In spring of this year US troops in South East Afghanistan introduced a local peace initiative. It should have been a model for the whole country. Instead, it has ground to a halt, which highlights the huge challenge for the much vaunted reconciliation process. Nangarhar journalist Naqib Ahmad Atal, writing for Afghanistan Today, describes where it went wrong.
About ten months ago, American soldiers convened a meeting of 500 delegates from the whole of South East Afghanistan. This gathering in the king’s palace in Jalalabad, was called a “Jirga for peace and development”. Among the guests in Karzai Hall were the Governors of the Provinces of Kunar, Laghman, Nuristan and Nangarhar, as well as influential Mullahs and tribal elders. The number of representatives from each province was decided beforehand according to the size of the population.
It should have been a pilot project. The beginning of a local peace process, which – if successful – would have been copied in other parts of the country. But ten months later, no-one wants to know any more about it. Nothing much remains of this pilot project – apart from allegations of corruption and a good deal of frustration.
This is what happened. At the meeting in Karzai Hall, the elders were given the task of making contact with Taliban fighters in their villages and communities, in order to persuade them to lay down their arms. They were also supposed to invite representatives of the elders on the Pakistani side of the border to meetings about the reconciliation process. By using the term ‘Jirga’, or assembly, the initiative was consciously organised in the Pashtun tradition of conflict resolution. The delegates put on a positive face to the media. But since then, disillusionment has set in.
“This peace process is like one of these reconstruction projects, where much money changes hands, but no results are achieved”, says Haji Shir Afzal Musleh, one of the representatives of the Jirga. The initiative should have been a good idea, he says. But the result was a travesty of the Jirga tradition. Noone can point out an example of any fruitful talks that took place, says Musleh, and adds: “I did not expect to be given money for it, but some people earned lots of money.”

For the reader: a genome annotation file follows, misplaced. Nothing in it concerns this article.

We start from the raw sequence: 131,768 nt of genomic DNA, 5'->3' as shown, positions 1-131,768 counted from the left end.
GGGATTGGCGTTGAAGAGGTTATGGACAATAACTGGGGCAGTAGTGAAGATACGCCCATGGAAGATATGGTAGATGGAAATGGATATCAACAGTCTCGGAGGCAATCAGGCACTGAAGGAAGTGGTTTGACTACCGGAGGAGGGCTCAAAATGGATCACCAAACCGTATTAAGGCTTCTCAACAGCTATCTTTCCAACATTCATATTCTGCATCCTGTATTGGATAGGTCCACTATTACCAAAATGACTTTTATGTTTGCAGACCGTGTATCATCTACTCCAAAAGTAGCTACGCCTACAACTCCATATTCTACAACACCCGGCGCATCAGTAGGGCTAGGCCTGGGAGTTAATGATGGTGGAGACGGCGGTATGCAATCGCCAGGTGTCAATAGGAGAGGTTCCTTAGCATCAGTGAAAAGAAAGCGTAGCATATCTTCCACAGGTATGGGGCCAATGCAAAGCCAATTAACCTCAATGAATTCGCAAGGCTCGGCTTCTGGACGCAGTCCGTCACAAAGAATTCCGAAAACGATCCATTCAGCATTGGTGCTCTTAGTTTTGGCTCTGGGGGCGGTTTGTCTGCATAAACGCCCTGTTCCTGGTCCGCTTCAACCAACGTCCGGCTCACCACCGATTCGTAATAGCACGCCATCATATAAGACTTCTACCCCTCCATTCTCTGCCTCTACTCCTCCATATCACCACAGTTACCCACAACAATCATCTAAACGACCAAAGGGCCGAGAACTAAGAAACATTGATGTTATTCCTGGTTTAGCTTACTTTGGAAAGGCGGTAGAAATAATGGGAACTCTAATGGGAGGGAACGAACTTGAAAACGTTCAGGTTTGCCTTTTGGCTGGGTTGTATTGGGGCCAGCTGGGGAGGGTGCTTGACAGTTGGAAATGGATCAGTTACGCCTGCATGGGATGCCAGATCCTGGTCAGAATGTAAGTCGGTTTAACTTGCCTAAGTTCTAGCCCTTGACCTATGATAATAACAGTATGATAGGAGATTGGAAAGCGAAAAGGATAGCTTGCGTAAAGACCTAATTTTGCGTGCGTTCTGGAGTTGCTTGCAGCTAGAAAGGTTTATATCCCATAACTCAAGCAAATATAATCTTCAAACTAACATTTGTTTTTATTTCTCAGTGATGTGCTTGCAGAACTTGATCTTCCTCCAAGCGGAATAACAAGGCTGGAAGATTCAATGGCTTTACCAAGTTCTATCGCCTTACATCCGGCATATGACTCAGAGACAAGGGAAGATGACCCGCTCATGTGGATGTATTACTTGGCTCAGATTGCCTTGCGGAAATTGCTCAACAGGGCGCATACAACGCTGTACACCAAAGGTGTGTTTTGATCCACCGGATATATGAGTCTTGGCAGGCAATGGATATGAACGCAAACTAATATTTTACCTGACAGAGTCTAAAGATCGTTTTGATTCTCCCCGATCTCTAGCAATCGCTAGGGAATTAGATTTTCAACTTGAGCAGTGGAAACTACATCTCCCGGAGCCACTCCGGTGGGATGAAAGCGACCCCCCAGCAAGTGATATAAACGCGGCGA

Around 70 of the 500 delegates of the Jirga were given a salary of 200 dollars each month for three or four months. The money was paid to representatives who were appointed to the executive committee and some working groups, says the cleric Maulawi Abdul Aziz Khirkhwa, who himself was one of the recipients.
These payments have clearly provoked envy. Several Jirga members speak of much higher amounts and accuse the Governor of having earned huge sums from the peace initiative. But they have no evidence and Governor Gul Agha Shirzai denies the accusations. Spokesman Ahmad Zia Abdulzai confirms that the Coalition Forces gave financial support to the peace initiative, but he does not want to give any information about the actual amount. The same goes for the spokesperson of ISAF’s eastern regional command. No comment. Not even if it helped mitigate the corruption allegations.
Meanwhile, it is clear that the Jirga has not achieved any tangible results. “The participants were former Mujahideen leaders, who in the past fought against the Taliban and participated in their downfall. They will not speak to the Taliban, and will only talk among themselves and with their own people”, says Haji Sakhi Jan, a tribal elder from Nangarhar province. He sees a further weakness: the Jirga is not seen as being independent, because it acts solely on behalf of the government and international troops, says Sakhi Jan. Moreover, he adds, it is dangerous to travel in the region, in which the Taliban is active, so members rely on the protection of the security forces.
Still, Haji Ruzi, a tribal elder from Kunar province, had a few telephone conversations with insurgents and discussed the government’s peace initiatives with them. “But they refused to participate in any negotiations, until international troops had withdrawn”, says Ruzi. He subsequently met representatives of the Pashtun tribes in Pakistan, who also told him that the Taliban are not interested in talks, because they are advancing militarily.
Meanwhile, the Jirga office, which was specifically opened for this initiative, is now shut. The Governor’s spokesman, Abdulzai, has the following explanation: the regional reconciliation initiative was adjourned, after the Afghan Government established a national peace council in Kabul in September. ISAF prefers not to comment on the results of the Jirga.
Naqib Ahmad Atal is editor-in-chief of the provincial government newspaper in Nangarhar, Wolesi Hindara, and spokesman for the provincial council. He has been working with various local radio stations, websites and publications, as well as with the public broadcaster, RTA. This blog was originally posted here on the website of Afghanistan Today, which is well worth following.
This article was last updated on 9 Mar 2020